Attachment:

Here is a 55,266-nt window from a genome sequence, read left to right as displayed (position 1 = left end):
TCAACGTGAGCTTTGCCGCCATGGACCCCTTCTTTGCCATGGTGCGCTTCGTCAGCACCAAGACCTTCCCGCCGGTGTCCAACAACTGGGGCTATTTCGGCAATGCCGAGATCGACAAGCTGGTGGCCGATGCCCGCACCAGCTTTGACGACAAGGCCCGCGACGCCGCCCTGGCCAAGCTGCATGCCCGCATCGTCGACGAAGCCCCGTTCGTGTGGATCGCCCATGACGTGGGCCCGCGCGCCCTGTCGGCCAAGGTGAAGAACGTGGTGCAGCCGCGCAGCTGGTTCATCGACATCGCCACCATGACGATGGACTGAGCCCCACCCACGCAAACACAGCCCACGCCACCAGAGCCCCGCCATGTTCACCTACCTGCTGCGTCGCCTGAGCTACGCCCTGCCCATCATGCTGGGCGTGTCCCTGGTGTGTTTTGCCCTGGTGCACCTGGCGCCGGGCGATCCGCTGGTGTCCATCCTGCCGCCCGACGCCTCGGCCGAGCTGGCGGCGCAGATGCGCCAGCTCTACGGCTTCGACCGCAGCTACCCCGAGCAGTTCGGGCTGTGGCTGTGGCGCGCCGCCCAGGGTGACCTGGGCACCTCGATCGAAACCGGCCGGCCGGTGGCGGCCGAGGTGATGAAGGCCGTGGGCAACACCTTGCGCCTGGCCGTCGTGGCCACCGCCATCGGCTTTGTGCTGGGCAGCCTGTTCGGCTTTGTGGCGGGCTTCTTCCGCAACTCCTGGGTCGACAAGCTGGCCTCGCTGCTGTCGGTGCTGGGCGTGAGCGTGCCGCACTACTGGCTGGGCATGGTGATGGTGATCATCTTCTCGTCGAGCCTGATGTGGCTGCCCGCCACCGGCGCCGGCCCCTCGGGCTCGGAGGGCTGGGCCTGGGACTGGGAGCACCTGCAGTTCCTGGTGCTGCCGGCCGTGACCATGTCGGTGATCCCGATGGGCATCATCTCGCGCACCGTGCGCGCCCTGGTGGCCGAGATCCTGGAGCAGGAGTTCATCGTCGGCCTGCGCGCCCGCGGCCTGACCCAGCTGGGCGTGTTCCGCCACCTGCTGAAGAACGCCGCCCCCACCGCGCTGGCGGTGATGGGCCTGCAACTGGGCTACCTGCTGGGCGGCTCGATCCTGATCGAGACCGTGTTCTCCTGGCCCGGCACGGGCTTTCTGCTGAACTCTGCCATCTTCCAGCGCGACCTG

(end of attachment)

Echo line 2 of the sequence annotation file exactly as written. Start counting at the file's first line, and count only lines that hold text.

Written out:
TCAACGTGAGCTTTGCCGCCATGGACCCCTTCTTTGCCATGGTGCGCTTCGTCAGCACCAAGACCTTCCCGCCGGTGTCCAACAACTGGGGCTATTTCGGCAATGCCGAGATCGACAAGCTGGTGGCCGATGCCCGCACCAGCTTTGACGACAAGGCCCGCGACGCCGCCCTGGCCAAGCTGCATGCCCGCATCGTCGACGAAGCCCCGTTCGTGTGGATCGCCCATGACGTGGGCCCGCGCGCCCTGTCGGCCAAGGTGAAGAACGTGGTGCAGCCGCGCAGCTGGTTCATCGACATCGCCACCATGACGATGGACTGAGCCCCACCCACGCAAACACAGCCCACGCCACCAGAGCCCCGCCATGTTCACCTACCTGCTGCGTCGCCTGAGCTACGCCCTGCCCATCATGCTGGGCGTGTCCCTGGTGTGTTTTGCCCTGGTGCACCTGGCGCCGGGCGATCCGCTGGTGTCCATCCTGCCGCCCGACGCCTCGGCCGAGCTGGCGGCGCAGATGCGCCAGCTCTACGGCTTCGACCGCAGCTACCCCGAGCAGTTCGGGCTGTGGCTGTGGCGCGCCGCCCAGGGTGACCTGGGCACCTCGATCGAAACCGGCCGGCCGGTGGCGGCCGAGGTGATGAAGGCCGTGGGCAACACCTTGCGCCTGGCCGTCGTGGCCACCGCCATCGGCTTTGTGCTGGGCAGCCTGTTCGGCTTTGTGGCGGGCTTCTTCCGCAACTCCTGGGTCGACAAGCTGGCCTCGCTGCTGTCGGTGCTGGGCGTGAGCGTGCCGCACTACTGGCTGGGCATGGTGATGGTGATCATCTTCTCGTCGAGCCTGATGTGGCTGCCCGCCACCGGCGCCGGCCCCTCGGGCTCGGAGGGCTGGGCCTGGGACTGGGAGCACCTGCAGTTCCTGGTGCTGCCGGCCGTGACCATGTCGGTGATCCCGATGGGCATCATCTCGCGCACCGTGCGCGCCCTGGTGGCCGAGATCCTGGAGCAGGAGTTCATCGTCGGCCTGCGCGCCCGCGGCCTGACCCAGCTGGGCGTGTTCCGCCACCTGCTGAAGAACGCCGCCCCCACCGCGCTGGCGGTGATGGGCCTGCAACTGGGCTACCTGCTGGGCGGCTCGATCCTGATCGAGACCGTGTTCTCCTGGCCCGGCACGGGCTTTCTGCTGAACTCTGCCATCTTCCAGCGCGACCTG